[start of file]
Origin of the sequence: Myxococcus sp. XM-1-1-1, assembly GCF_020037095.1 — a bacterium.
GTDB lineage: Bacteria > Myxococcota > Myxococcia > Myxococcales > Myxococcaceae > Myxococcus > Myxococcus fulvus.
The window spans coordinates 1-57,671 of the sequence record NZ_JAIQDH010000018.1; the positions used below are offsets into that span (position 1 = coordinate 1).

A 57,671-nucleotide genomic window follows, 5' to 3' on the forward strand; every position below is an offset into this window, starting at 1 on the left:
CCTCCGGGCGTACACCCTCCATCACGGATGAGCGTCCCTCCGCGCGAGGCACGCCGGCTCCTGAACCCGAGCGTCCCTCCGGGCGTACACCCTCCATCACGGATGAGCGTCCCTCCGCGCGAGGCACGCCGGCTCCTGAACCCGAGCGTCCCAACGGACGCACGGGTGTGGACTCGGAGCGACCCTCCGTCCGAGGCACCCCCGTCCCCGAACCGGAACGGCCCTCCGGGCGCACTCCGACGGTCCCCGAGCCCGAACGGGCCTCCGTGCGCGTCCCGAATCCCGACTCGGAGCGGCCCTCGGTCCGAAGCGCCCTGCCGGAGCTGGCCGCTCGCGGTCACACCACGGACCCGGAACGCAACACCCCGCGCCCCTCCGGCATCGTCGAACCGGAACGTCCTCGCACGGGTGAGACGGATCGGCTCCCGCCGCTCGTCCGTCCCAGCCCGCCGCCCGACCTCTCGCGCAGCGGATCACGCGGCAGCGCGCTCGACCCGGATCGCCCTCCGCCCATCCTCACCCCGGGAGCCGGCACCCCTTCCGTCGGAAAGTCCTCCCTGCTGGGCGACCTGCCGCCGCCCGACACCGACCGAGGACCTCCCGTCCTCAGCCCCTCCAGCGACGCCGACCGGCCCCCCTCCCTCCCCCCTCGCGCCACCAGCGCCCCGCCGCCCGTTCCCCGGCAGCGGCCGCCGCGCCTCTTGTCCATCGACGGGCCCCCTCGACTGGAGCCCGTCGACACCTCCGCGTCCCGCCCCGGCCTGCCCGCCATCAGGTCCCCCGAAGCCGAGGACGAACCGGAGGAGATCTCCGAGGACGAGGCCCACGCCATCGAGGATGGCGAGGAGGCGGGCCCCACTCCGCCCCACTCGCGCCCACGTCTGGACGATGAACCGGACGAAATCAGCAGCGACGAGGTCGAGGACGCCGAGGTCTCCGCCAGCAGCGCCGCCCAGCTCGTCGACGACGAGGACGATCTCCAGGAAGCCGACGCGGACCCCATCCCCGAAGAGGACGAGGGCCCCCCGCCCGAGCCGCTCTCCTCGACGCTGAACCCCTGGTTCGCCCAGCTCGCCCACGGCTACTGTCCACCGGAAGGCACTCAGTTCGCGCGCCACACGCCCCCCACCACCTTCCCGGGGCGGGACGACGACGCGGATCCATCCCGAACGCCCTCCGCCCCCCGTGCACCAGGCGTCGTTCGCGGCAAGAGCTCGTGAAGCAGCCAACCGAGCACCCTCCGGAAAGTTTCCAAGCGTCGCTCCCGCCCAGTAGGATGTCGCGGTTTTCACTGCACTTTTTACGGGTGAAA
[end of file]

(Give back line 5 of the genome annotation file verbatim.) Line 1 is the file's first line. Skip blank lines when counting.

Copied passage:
CCTCCGGGCGTACACCCTCCATCACGGATGAGCGTCCCTCCGCGCGAGGCACGCCGGCTCCTGAACCCGAGCGTCCCTCCGGGCGTACACCCTCCATCACGGATGAGCGTCCCTCCGCGCGAGGCACGCCGGCTCCTGAACCCGAGCGTCCCAACGGACGCACGGGTGTGGACTCGGAGCGACCCTCCGTCCGAGGCACCCCCGTCCCCGAACCGGAACGGCCCTCCGGGCGCACTCCGACGGTCCCCGAGCCCGAACGGGCCTCCGTGCGCGTCCCGAATCCCGACTCGGAGCGGCCCTCGGTCCGAAGCGCCCTGCCGGAGCTGGCCGCTCGCGGTCACACCACGGACCCGGAACGCAACACCCCGCGCCCCTCCGGCATCGTCGAACCGGAACGTCCTCGCACGGGTGAGACGGATCGGCTCCCGCCGCTCGTCCGTCCCAGCCCGCCGCCCGACCTCTCGCGCAGCGGATCACGCGGCAGCGCGCTCGACCCGGATCGCCCTCCGCCCATCCTCACCCCGGGAGCCGGCACCCCTTCCGTCGGAAAGTCCTCCCTGCTGGGCGACCTGCCGCCGCCCGACACCGACCGAGGACCTCCCGTCCTCAGCCCCTCCAGCGACGCCGACCGGCCCCCCTCCCTCCCCCCTCGCGCCACCAGCGCCCCGCCGCCCGTTCCCCGGCAGCGGCCGCCGCGCCTCTTGTCCATCGACGGGCCCCCTCGACTGGAGCCCGTCGACACCTCCGCGTCCCGCCCCGGCCTGCCCGCCATCAGGTCCCCCGAAGCCGAGGACGAACCGGAGGAGATCTCCGAGGACGAGGCCCACGCCATCGAGGATGGCGAGGAGGCGGGCCCCACTCCGCCCCACTCGCGCCCACGTCTGGACGATGAACCGGACGAAATCAGCAGCGACGAGGTCGAGGACGCCGAGGTCTCCGCCAGCAGCGCCGCCCAGCTCGTCGACGACGAGGACGATCTCCAGGAAGCCGACGCGGACCCCATCCCCGAAGAGGACGAGGGCCCCCCGCCCGAGCCGCTCTCCTCGACGCTGAACCCCTGGTTCGCCCAGCTCGCCCACGGCTACTGTCCACCGGAAGGCACTCAGTTCGCGCGCCACACGCCCCCCACCACCTTCCCGGGGCGGGACGACGACGCGGATCCATCCCGAACGCCCTCCGCCCCCCGTGCACCAGGCGTCGTTCGCGGCAAGAGCTCGTGAAGCAGCCAACCGAGCACCCTCCGGAAAGTTTCCAAGCGTCGCTCCCGCCCAGTAGGATGTCGCGGTTTTCACTGCACTTTTTACGGGTGAAA